There’s also the item inventory you get on the overworld sections. Each world has a world map you may walk around on to select levels and other points of interest. Sometimes there are branching paths and shortcuts to be found. This is the time when you can open your inventory of items to use. These can include all the powerups you’re able to pick up as well as a few inventory exclusives. One such exclusive is another variant to the leaf powerup called the P-Wing. This item gives you the raccoon suit and for the next level you will have infinite P meter, shown on the bottom of the screen. Usually you have to run to fill it up to maximum in order to fly, but with this powerup you will be able to fly the entire time assuming you do not get hit and lose your powerup. Completing the stage with the powerup will let you keep the raccoon suit but the infinite P meter effect will be gone. Speaking of completing stages, at the end of each normal one you’ll find a square that quickly changes between symbols of a mushroom, a flower, and a star. Touching the card gives you that symbol displayed on contact, though it seems by running at top speed and getting the right angle of jump will consistently net you a star. Just a tip. Getting three random cards rewards you with a 1up, but getting a match of three cards will give you more. 3 mushrooms gives you a 2up. 3 flowers is a 3up. And the coveted three stars will give you a whopping 5up. On the overworld you can select the spaces with the playing card spade symbol to play a slot machine trying to line up picture of these same three symbols, with the only difference being that failure to line up the correct parts of their portraits will net you nothing. There are mushroom huts where Toad will allow you to open one of three chests and place the item you find inside into your inventory. Ah yes, the inventory exclusives. There are more. One of them is a cloud which will allow you to pass over an unbeaten level once. It does not count as beating the level, and death upon the next level you try will place you back at the last level you DID beat, which would effectively waste the effort of the item. There’s also a whistle item that brings you to a warp zone. From here you can select the next world you wish to visit as long as you can reach it. Your position depends on the world from which you warped. The last two items are musical notes and hammers. The hammers are usually obtained from defeating the roaming enemies on the board. After each level they move about and could potentially block your way. They are often Hammer Bros. but sometimes can be other similar variations. Defeating them will net you another inventory item. The hammers are used to destroy blocks that block shortcuts and secrets. The musical notes will temporarily disable all of these roaming enemies for a few turns, allowing you to pass them without a fight. Sometimes a card with an N will appear on the map, which can be touched in order to play a game of memory. You flip over cards and try to match the items underneath. Matches will net you whatever is on the card. Play ends when you make too many mistakes or clear all of the matches. The set of cards persists with each appearance until they are all flipped. Also, very rarely, you can make a coin ship appear. These require you to get a certain minimum of coins on certain levels and you are then rewarded with these floating airships littered with coins for you to collect. You may also notice pipes on the map that take you to other sections of it, as well as large doors with keyholes in them. There is usually one small castle in each world with a boss at the end. Defeating the boss will destroy the castle and unlock the doors. Sometimes this is for a shortcut but other times it is necessary to progress. And at the end of each world, as mentioned, you must go help out the king of that land who has had their magic wand stolen by one of the Koopalings and used to transform the kind into some strange creature. This leads you to the airship levels where you’ll need to dodge cannon fire in the clouds in order to get to each rather similar Koopaing, though each one has their own little quirks. Do this until the last world where you must fight through Bowser’s line of defenses, including his very own castle, and beat the big bad bastard yourself in order to save the princess and win the game.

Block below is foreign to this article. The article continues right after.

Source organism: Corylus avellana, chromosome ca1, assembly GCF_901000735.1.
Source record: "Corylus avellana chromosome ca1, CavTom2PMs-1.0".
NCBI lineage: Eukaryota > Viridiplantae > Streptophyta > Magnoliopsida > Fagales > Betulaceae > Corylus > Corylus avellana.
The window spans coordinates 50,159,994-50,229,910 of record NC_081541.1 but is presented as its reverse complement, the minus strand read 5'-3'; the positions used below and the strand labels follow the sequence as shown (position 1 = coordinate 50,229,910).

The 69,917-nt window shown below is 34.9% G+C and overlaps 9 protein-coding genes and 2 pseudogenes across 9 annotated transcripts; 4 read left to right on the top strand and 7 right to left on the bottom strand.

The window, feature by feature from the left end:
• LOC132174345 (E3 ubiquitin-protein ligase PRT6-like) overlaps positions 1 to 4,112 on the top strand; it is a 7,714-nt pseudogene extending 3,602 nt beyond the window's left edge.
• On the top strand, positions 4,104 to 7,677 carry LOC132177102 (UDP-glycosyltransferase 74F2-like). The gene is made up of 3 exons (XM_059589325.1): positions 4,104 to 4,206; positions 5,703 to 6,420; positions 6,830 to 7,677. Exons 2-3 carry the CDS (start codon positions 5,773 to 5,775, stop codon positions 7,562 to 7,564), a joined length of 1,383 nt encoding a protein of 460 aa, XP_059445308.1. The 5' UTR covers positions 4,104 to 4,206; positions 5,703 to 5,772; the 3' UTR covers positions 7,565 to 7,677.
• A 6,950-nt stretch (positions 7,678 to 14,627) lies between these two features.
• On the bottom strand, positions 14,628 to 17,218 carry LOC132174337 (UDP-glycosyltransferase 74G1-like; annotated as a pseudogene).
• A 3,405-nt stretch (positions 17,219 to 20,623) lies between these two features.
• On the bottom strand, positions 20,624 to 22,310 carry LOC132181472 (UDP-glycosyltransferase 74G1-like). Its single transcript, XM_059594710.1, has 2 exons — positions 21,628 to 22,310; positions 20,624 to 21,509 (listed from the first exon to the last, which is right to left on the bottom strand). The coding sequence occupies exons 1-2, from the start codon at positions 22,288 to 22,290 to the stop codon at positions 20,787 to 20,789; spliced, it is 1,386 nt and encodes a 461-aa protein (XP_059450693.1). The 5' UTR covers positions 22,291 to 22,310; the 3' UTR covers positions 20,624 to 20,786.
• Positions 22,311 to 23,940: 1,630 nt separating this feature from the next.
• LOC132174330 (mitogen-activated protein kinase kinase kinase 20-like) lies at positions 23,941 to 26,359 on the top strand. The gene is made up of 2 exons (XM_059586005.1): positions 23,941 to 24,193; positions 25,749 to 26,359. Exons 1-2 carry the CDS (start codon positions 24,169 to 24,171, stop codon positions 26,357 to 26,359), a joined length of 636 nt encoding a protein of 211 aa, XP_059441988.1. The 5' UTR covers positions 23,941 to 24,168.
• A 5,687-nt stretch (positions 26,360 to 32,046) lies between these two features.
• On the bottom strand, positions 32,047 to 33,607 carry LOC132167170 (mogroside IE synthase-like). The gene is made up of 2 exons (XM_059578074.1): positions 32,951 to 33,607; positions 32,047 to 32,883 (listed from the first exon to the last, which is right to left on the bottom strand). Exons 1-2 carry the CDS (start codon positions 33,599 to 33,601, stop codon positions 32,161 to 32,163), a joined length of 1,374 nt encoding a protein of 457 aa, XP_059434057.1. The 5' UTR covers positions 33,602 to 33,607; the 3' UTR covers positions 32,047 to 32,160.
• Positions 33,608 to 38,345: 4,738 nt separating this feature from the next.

The multiplayer give Luigi a chance to shine as player 2. He plays the same way as Mario, which may not be surprising considering he’s literally just a palette swap here. You play through the game together, each one of you taking a tun after the other. When a player beats a level or dies then their turn is up. Beating a level will mark it with that character’s letter, which is mostly just for show. However, if the current player returns to the last level the previous player just beat, they can initiate a versus minigame. This is essentially a game of the original arcade game Mario Bros. but with both players playing simultaneously. You need to bump enemies from the platforms below them to render them helpless for a short time before going up and touching them to kick them off the stage. The first one to kick enough of them off first wins. If you end up hitting one, you’ll die and lose. As an added bit of stakes, the cards you have currently collected can be knocked out of you if you are jumped on by the other player or if they hit the POW block while you are on the ground. The cards will bounce around until recollected or until the match ends. Afterwards the game continues as normal.